In recent times, the government has introduced a slew of reforms aimed at promoting easier investments in the real estate sector. On the tenth of July 2019, The Model Tenancy Act (also known as the draft Tenancy act), was introduced by the government to protect the interests of both landlords and tenants. The same was initially discussed by the Finance Minister during the Budget 2019-20 meeting. This Act promises to facilitate easier landlord-tenant relationships.
Why is this reform necessary? India has been urbanizing at a very rapid pace with property appreciating very quickly, so much that individuals have begun investing in second homes. There are almost one crore properties that are vacant, without being rented out. With the greater protection that the Tenancy Act provides, it could encourage landlords to start renting out their vacant properties and earn a secondary income.
What is the Model Tenancy Act?
The Model Tenancy Act reform will be useful when a dispute arises between the tenant and the landlord. There is a rental contract which has to be mutually agreed upon with a clear distinguishment of the money that is spent on repairs – from the owner’s side as well as the tenant’s side. This act has been brought in with a hope that India’s rapid urbanization isn’t impeded by imperfect housing laws.
So, what are the major changes in the Tenancy Act 2019?
1. Rental Agreement
A rental agreement has to be signed by the landlord and the tenant. The same has to be submitted to the rental authority (previously, rental agreements were submitted at the sub-registrar’s office). The authority will update the same in its database, which can be accessed through its website. Within two months of executing the rental agreement, it will be mandatory for both landlords and tenants to inform the Rent Authority about this tenancy agreement. The Rent Authority, within seven days, will issue a unique identification number to both the parties.
2. Security deposit
Previously, landlords used to take an advance for ten months. But they can’t seek the same according to the latest reform. The rent of two months is now the security deposit, which has to be returned to the tenant when he/she leaves (if it’s a non-residential property, rent of one month has to be paid as a security deposit). The lowered security deposit amount can encourage more tenants to rent out properties, without any financial hurdles.
3. Maintenance charges
The cost for maintenance works, such as structural repairs, whitewashing, and painting shall be borne by both the tenant and the landlord. While the major chunk of the expenses is usually borne by the landlord, the agreement has to state which party will bear the expenses for specific items. If the landlord doesn’t take the necessary steps towards repairing damages, then the tenant can deduct the money from the rent. If the tenant doesn’t do the same, the landlord can deduct money from the security deposit. If the expense incurred is more than the security deposit, then the tenant has to pay the balance amount.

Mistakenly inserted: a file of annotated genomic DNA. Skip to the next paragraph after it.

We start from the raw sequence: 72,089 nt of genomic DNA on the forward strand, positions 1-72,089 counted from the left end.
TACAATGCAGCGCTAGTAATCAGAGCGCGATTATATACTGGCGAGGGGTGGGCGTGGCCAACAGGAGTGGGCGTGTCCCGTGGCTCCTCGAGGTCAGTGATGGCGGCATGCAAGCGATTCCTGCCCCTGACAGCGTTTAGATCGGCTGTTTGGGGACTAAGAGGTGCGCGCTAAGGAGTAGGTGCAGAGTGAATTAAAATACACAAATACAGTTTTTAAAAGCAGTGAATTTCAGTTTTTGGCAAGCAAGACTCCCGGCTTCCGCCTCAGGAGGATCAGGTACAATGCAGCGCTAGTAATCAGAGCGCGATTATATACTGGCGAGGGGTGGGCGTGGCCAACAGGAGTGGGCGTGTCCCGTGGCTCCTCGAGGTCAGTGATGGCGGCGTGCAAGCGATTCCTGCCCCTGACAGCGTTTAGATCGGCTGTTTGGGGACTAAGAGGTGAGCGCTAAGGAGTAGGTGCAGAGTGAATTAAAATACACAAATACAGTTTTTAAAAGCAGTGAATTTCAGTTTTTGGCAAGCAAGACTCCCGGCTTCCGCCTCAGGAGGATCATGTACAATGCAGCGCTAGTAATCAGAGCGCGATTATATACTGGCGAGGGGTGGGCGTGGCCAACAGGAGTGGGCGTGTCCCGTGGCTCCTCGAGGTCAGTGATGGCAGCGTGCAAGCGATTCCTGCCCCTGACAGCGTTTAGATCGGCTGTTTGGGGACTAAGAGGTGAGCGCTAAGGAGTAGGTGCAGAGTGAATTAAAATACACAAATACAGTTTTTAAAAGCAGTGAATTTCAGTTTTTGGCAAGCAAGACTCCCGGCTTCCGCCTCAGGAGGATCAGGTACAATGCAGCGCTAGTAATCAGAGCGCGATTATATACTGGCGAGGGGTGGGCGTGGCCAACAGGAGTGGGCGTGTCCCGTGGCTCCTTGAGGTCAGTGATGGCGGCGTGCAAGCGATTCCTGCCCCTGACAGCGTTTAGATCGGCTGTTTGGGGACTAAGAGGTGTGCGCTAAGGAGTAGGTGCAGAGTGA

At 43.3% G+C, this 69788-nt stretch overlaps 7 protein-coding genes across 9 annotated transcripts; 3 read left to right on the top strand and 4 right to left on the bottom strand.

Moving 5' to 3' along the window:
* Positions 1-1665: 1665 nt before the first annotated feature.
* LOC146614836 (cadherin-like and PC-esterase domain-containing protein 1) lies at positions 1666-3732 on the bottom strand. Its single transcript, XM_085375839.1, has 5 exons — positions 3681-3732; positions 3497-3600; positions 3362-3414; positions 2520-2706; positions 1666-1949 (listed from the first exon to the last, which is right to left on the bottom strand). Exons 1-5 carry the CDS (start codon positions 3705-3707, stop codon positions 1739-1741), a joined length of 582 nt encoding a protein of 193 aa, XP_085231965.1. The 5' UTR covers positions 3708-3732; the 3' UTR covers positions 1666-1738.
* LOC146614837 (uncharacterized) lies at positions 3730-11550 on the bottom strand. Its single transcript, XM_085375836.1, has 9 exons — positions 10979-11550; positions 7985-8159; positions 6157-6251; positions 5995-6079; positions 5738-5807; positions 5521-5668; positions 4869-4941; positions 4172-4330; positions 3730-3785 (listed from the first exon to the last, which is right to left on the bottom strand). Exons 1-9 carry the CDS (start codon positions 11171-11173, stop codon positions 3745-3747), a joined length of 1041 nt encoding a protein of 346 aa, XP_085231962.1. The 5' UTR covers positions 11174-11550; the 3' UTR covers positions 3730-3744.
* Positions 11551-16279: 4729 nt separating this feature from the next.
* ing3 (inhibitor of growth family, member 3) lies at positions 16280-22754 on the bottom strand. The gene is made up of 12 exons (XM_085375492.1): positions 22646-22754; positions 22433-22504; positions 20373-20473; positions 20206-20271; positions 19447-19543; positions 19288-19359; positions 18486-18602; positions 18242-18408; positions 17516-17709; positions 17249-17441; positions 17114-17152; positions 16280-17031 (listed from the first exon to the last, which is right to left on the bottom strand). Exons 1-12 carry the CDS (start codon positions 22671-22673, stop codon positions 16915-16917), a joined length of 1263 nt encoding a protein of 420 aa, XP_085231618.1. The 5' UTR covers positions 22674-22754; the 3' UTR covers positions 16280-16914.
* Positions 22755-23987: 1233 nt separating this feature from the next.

4. Increasing of rent
The new reform also states that the landlord cannot modify the rental amount within the time period specified in the agreement. However, if the same is mentioned in the agreement, the landlord will have to inform the tenant about a hike in rent at least three months’ prior before revising the same. Landlords can increase the rent if they have spent money on the structural altercation, but the same shouldn’t include repairs.
5. Faster dispute resolution
In case of a dispute between the landlord and the tenant, the duo must approach the authority first. If they are not satisfied with the solution that is offered to them, then they can challenge the decision in the rent court within 30 days from the date of the order. “In the areas to which this Act extends, only the rent court and no civil court shall have jurisdiction to hear and decide the applications relating to disputes between landowner and tenant,” as per the policy. The court shall not take more than two months to resolve the dispute.
6. Entering rented premises
Landlords will now have to give a 24-hour notice to the tenant before visiting their property. The timings are also specific – from 7 am to 8 pm. This gives the tenant greater privacy in their homes.
Tenants will have to mention the number of people occupying the premises to the landlord. Subletting without the landlord’s knowledge is prohibited. If the same is allowed, tenants cannot charge them more than the rent that they pay themselves.
8. Compensation for overstaying
The new Act also aims at penalising squatters who stay longer than what was agreed in the rental agreement. Landlords will be able to claim double the rent for the first two months of the tenancy and four times the rent after the third month.
Landlords can now move to the court if the tenant refuses to pay the rent for two months on the bounce. If the tenant pays back the money within one month of reaching court, the tenant can stay in the premises, if it was the first offence of the year. However, if the tenant deems the property to be inhabitable, he/she can leave the property after serving a 15-day notice period.
10. The landlord has to provide all the amenities
Landlords cannot strip the tenants off basic supplies like water and electricity services. Tenants can also use the common facilities availed to them and the landlord cannot refuse access to the same.
The new Tenancy Act promises to regularize the housing sector and encourage easier tenant-landlord relations. If you are planning on making a real estate investment, head to Casagrand for excellent quality homes in the best locations.